A Word to all Recent and soon to be Graduates

Congratulations, graduates! You have studied and grown, and are now ready to be sent out or start new chapters. For some of you, this may mean your first full-time adventure in the working world. For others of you, this may mean moving cross-country. For others, it may mean the transition from one school and degree to another and further study.

Whatever your chapter and transition looks like, congratulations! Your hard work and dedication deserves to be praised.

graduatesMuch has been shared on this blog (and will continue to be shared) to spread light on thinking about faith and finances. COMPASS has and will continue to be a place and resource to think about student debt, the different challenges of finances, and yet the hope and promise of abundance that we share in our collective faith.

Today, I don’t want to spend much time thinking about these challenges and bills—some that you are likely already facing and paying—and others—such as your educational debt—which may become due after deferment in about six months.

Rather, today I want to encourage you to give thanks: to celebrate and be joyful. Give thanks for your focused study. Give thanks for your family, friends, and loved ones who have supported you up to this point. They may have helped buy you dinner, get your study food, be the listening ears to talk through the challenges of life away from home at school, or shoulders to cry on when things didn’t quite go as you had hoped. These people—your network and community—have been a big part of your journey to this graduation. Thank them. Celebrate with them, and allow them to celebrate with you.

Congratulations, graduates! May your discernment and transitions into whatever lies ahead be blessed.

A Personal Word of Thanks

In the spirit of giving thanks, I too wish to give thanks today. I have recently received an exciting call to serve as the new Director for Stewardship of the Nebraska Synod of the Evangelical Lutheran Church in America. In my transition into this new chapter, I will no longer be serving as the Communications Associate for the Ecumenical Stewardship Center (ESC).

I am grateful for the opportunity to serve in this way these past 2 years. I am tremendously grateful to Marcia Shetler, the Executive Director/CEO of ESC for this opportunity. I am also excited to share that though I will no longer be serving in this capacity; I will continue as a committee member for COMPASS and ESC and will continue to offer thoughts and perspectives on this blog about once a month as a volunteer contributor. I look forward to continuing the faith and finances conversation with all of you well into the future.

timothy headshotAbout the Author: In addition to these roles and news, Timothy Siburg also currently serves as a congregational mission developer, among a few other roles. He blogs regularly on his own blog as well.

Image Credit: Graduates

This blog is a component of the Ecumenical Stewardship Center’s COMPASS initiative to engage young adults in conversations about faith and finances. Like what you see and want to know/do more? Visit the COMPASS web page and join the COMPASS community on Facebook.

We Are What We Eat – Part 1

During April, the COMPASS blog is sharing perspectives about environmental stewardship and being eco-friendly on a budget. This week we consider how our decisions about food purchases impact environmental stewardship. Today we learn a little about the sustainable agriculture movement. Later this week we will welcome back regular contributor Dori Zerbe Cornelsen who reflects about how “We are what we eat.”

In a capitalistic society, mass-production of everything—including food—can be thought of as a good thing. New technologies, chemicals, and government policies have reduced the number of farmers and increased the size of farms. The number of farms in Canada decreased by more than 10% between 2006 and 2011. In the US, the number of farms decreased 3% between 2007 and 2012.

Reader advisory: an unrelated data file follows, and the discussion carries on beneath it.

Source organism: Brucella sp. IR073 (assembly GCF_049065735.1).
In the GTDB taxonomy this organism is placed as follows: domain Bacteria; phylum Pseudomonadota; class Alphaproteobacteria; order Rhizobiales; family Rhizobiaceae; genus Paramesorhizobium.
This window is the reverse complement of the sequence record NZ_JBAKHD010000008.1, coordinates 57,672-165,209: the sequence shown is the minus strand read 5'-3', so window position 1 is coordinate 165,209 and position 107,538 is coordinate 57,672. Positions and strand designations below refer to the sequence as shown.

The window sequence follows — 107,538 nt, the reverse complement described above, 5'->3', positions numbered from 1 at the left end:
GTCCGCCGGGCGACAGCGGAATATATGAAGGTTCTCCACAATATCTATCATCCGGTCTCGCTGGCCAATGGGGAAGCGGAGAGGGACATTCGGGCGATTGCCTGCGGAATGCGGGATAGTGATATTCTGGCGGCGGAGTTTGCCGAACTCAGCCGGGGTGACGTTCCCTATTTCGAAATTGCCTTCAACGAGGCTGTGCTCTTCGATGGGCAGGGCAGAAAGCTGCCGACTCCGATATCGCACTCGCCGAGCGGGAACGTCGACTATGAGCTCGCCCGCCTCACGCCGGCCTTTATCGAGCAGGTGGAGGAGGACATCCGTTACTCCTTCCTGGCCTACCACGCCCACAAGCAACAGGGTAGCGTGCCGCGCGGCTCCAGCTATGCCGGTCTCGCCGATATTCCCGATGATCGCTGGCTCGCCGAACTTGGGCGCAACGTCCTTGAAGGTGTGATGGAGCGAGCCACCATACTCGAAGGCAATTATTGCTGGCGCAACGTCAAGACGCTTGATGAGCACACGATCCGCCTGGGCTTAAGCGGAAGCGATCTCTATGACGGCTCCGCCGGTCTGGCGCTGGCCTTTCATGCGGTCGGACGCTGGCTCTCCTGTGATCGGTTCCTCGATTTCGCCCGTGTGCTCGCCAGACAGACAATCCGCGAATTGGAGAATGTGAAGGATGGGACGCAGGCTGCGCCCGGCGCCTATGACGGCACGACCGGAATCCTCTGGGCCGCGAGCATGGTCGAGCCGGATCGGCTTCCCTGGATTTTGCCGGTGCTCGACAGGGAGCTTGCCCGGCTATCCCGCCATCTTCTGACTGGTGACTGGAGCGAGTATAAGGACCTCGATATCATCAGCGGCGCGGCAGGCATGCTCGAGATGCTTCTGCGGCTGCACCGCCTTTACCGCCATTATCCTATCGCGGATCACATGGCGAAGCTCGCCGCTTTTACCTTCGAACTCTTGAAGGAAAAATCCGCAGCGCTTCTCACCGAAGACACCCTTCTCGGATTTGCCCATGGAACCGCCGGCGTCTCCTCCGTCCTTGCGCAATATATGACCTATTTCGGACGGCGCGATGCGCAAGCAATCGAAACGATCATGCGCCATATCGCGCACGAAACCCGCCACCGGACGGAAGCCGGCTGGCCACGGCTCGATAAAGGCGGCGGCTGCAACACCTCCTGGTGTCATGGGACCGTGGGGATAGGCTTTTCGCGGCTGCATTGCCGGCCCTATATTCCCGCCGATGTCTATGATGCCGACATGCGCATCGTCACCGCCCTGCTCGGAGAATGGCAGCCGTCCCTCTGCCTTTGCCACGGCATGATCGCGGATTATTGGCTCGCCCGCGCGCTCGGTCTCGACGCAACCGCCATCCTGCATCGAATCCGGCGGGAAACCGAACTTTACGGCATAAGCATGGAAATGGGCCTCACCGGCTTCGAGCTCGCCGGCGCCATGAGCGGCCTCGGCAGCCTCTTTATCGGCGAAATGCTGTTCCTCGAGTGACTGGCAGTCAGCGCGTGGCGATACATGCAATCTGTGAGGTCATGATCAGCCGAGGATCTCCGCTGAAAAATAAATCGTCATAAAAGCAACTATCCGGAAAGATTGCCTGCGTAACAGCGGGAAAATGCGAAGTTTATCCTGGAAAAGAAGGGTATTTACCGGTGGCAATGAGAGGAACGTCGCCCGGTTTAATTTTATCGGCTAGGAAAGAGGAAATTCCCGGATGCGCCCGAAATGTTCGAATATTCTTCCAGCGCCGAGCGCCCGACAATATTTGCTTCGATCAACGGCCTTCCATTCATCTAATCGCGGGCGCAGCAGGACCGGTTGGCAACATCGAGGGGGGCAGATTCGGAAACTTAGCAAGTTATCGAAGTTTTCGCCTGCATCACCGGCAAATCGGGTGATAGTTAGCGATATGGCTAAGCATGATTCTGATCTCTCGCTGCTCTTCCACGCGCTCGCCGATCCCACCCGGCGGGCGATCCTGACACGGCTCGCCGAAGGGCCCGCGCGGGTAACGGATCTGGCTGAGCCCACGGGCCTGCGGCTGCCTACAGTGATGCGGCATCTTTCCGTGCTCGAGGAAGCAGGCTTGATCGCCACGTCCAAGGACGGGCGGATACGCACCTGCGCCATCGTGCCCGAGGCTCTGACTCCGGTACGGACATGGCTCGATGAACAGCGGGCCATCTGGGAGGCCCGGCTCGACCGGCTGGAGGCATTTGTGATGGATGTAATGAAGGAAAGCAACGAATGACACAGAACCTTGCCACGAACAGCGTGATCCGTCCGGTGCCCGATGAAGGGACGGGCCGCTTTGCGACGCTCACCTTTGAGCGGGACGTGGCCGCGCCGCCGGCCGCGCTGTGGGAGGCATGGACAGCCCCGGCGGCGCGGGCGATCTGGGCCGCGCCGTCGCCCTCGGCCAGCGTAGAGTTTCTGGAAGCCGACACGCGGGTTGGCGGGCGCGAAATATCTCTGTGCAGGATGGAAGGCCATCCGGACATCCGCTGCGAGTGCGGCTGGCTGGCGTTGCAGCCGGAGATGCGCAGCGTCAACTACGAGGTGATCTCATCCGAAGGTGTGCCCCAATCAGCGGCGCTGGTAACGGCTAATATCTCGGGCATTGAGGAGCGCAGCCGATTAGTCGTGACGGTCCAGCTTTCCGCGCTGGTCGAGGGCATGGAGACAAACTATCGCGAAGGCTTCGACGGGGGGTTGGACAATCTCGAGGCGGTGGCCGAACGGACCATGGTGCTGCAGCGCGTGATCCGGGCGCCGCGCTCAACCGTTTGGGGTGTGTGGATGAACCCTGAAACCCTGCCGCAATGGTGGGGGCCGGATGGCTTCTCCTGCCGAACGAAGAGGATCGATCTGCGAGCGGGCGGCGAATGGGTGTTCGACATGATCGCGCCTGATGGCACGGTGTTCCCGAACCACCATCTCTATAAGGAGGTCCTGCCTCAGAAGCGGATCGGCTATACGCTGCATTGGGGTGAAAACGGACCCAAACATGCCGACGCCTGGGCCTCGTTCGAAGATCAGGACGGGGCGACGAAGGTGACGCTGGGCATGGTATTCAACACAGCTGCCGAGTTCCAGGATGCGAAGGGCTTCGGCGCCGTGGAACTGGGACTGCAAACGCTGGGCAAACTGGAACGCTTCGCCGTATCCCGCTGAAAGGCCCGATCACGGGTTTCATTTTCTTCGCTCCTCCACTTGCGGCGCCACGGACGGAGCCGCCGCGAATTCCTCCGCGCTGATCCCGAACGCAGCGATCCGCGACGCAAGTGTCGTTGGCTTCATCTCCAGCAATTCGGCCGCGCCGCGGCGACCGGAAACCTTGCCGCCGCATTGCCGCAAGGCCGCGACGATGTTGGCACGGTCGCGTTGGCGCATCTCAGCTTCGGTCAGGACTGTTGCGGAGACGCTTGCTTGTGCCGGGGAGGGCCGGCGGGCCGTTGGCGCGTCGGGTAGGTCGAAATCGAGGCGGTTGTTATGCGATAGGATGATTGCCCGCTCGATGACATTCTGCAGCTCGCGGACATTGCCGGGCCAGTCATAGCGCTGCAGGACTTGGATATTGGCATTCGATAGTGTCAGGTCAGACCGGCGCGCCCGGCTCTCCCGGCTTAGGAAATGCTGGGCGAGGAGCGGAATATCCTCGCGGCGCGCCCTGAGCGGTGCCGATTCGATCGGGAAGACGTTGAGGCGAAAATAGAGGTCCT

However, more attention is being paid to the concerns of this type of farming: topsoil depletion, economic effects of the decline of the family farm, poor living and working conditions for farm laborers, and increasing costs of production. These efforts can be defined as sustainable agriculture.

The University of California-Davis’s Agricultural Sustainability Institute names stewardship of both natural and human resources as important in sustainable agriculture. The Institute says that we must meet the needs of the present without compromising the ability of future generations to meet their own needs.

What a box of produce from your local CSA might contain

What a box of produce from your local CSA might contain

Participating in community-supported agriculture (CSA) can be sustainable and budget-friendly. You can buy a membership or subscription from a local farmer and receive produce in season in return. You can learn more about CSAs and search for one near you at www.localharvest.org/csa.

As we attempt to follow Christ’s example, we know that how we practice Christian stewardship is a measure of our faith’s authenticity: our commitment to unity and community, our concern for the needy, and our witness in the world.

Paying attention to how we use what God has given and entrusted us—including how we spend our food dollars—is part of our stewardship footprint.

Image Credit: CSA Box

This blog is a component of the Ecumenical Stewardship Center’s COMPASS initiative to engage young adults in conversations about faith and finances. Like what you see and want to know/do more? Visit the COMPASS web page and join the COMPASS community on Facebook.

Four Simple Financial New Year’s Resolutions: Share, Save, Spend, and Plan

Four Simple Financial New Year’s Resolutions: Share, Save, Spend, and Plan

During January the COMPASS blog is sharing space for financial new year’s resolutions. The series continues as Marcia Shetler, CEO of the Ecumenical Stewardship Center shares some thoughts about sharing, saving, spending, and planning.

happy new yearWith a grateful nod to my friend Nathan Dungan, I’d like to suggest four simple financial new year’s resolutions. Nathan is founder and president of Share Save Spend, and his website is full of great resources related to finances.

  1. Share!

Data about young adult giving in Canada and the US provides mixed reviews. The Globe and Mail reported last summer that less young Canadians are giving financially. In the US, though, CNBC reported that 84% of Millennials made a charitable donation in 2014, and 70% spent at least an hour volunteering.  But because their giving is strongly influenced by their peers, social media momentum, and current issues, it can tend to be sporadic.